First, sorry about not blogging- all of the last 3.5 days were spent working on my wedding invitations, and making 100 jars of peach jam. I’ve just gotten home and am very thankful to have inlaws-to-be with a very large kitchen that I was able to use to make so much goddamn jam, and I don’t want to look at a peach for a few days.
I’m mostly finished my service architecture and have moved onto developing the client and UI. As this has moved from the realm of ‘normal’ programming to more ‘framework driven’ programming, it has exposed me to a completely new part of python and one I wasn’t too familiar with- and one I certainly didn’t fully understand the repercussions of- the python/open source ecosystem.
I’ve worked in two other ecosystems- the 3ds Max/Autodesk system, which is to say it is all build-it-yourself because the quality of ‘modules’ you find in the wild blow really hard. And the Microsoft/.NET ecosystem, in which most things are provided by MSFT, with a spattering of open-source projects (NLog, NUnit, NHibernate, I think that’s all I’ve really used other than codeproject code we ‘adopted’). There just weren’t many options available on what you used for X- you used what Microsoft provided, augmenting it if needed.
I still haven’t gotten everything working. Which is not surprising, because of two unfamiliar attributes of the python/OSS community- 1) They are *unix based. I have never used a Unix system, and have no desire to yet. So things like pyjamas, which is still alpha/beta and developed on Linux, has some hiccups getting set up on a Windows machine. It also means lots of the documentation on modules reads as a somewhat foreign language, though I’m sure I’ll learn how to translate Linux->Windows more and more (I figured out I couldn’t install pyjamas to a path with a space in it!).
And 2) the projects are run by developers. So what I find is incredibly innovative and generally well written software with little external documentation, and more commonly, documentation written for people just like them. That is to say, much more familiarity with python, Linux, and dependent/related frameworks and systems. So there is a lot of trial and error and head banging trying to get things working, often. Compare this to Microsoft, where any released feature is fully documented including a full battery of tutorials and supporting information written, usually, in the simplest terms possible.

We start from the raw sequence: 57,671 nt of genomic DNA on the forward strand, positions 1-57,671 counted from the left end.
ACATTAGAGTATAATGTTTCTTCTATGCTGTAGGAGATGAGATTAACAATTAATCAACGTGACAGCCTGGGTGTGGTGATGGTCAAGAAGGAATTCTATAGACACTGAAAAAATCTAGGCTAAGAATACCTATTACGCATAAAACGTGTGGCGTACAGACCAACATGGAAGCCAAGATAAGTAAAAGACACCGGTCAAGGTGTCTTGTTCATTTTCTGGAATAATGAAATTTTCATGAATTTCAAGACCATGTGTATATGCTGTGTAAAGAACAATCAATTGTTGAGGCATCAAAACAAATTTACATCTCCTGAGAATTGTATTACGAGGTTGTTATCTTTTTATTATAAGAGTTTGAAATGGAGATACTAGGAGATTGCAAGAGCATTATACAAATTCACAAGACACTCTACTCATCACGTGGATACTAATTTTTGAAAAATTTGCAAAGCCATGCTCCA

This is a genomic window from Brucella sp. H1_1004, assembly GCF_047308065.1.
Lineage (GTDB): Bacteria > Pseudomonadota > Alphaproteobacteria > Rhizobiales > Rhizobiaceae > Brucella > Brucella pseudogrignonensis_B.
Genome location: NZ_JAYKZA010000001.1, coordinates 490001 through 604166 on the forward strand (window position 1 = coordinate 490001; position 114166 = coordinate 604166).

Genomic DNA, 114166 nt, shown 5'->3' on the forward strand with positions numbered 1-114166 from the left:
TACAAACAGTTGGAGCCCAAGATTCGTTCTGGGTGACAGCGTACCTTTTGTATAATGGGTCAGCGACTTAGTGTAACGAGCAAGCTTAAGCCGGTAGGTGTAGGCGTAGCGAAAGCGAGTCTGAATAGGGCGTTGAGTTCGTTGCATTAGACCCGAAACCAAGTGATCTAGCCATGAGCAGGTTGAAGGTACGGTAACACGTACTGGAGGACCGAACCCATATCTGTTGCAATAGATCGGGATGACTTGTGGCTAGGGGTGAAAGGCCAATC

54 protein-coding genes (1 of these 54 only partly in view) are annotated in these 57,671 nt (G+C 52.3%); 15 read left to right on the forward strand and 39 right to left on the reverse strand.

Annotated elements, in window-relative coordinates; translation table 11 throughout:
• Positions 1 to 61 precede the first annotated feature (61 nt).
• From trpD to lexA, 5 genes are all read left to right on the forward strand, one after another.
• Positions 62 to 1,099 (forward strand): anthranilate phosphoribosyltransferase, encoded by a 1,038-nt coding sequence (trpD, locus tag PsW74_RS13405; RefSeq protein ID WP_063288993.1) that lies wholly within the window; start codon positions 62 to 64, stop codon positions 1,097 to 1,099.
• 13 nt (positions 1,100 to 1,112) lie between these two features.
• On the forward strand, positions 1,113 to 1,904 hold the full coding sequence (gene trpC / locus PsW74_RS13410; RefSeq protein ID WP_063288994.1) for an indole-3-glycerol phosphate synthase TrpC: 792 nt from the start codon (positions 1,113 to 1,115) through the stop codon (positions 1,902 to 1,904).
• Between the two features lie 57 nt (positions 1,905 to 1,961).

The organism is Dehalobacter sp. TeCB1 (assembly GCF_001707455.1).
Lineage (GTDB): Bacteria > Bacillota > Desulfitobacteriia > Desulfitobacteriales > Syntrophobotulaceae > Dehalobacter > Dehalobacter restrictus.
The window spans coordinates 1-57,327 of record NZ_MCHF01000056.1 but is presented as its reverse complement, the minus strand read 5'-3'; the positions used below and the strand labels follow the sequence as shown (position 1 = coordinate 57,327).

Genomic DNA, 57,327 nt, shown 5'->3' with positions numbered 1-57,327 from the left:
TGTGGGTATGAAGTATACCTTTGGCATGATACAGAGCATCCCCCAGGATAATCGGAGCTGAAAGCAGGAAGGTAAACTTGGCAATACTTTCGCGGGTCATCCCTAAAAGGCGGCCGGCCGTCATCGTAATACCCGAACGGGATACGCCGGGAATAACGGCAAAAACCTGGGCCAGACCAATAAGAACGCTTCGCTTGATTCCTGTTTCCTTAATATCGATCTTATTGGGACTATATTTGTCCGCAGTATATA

For example, when I wrote my first WCF project, it took maybe 25 minutes to get a server/client running. It took several more days to figure out the configuration issues and server/client issues like how things are sent over the pipe, but it was all in all pretty simple. Doing the same in python, it took me several hours just to decide what framework to use! And because of the relatively less, and more foreign, documentation and examples, evaluating them was more difficult. I will probably pick a jsonrpc system for easy use with pyjamas.
Which all seems to gel pretty well with my python hypothesis so far about the actually steep ramp-up and advanced-level requirement to use it effectively.
Next time, I’ll go over my UI frustrations, and why I chose pyjamas.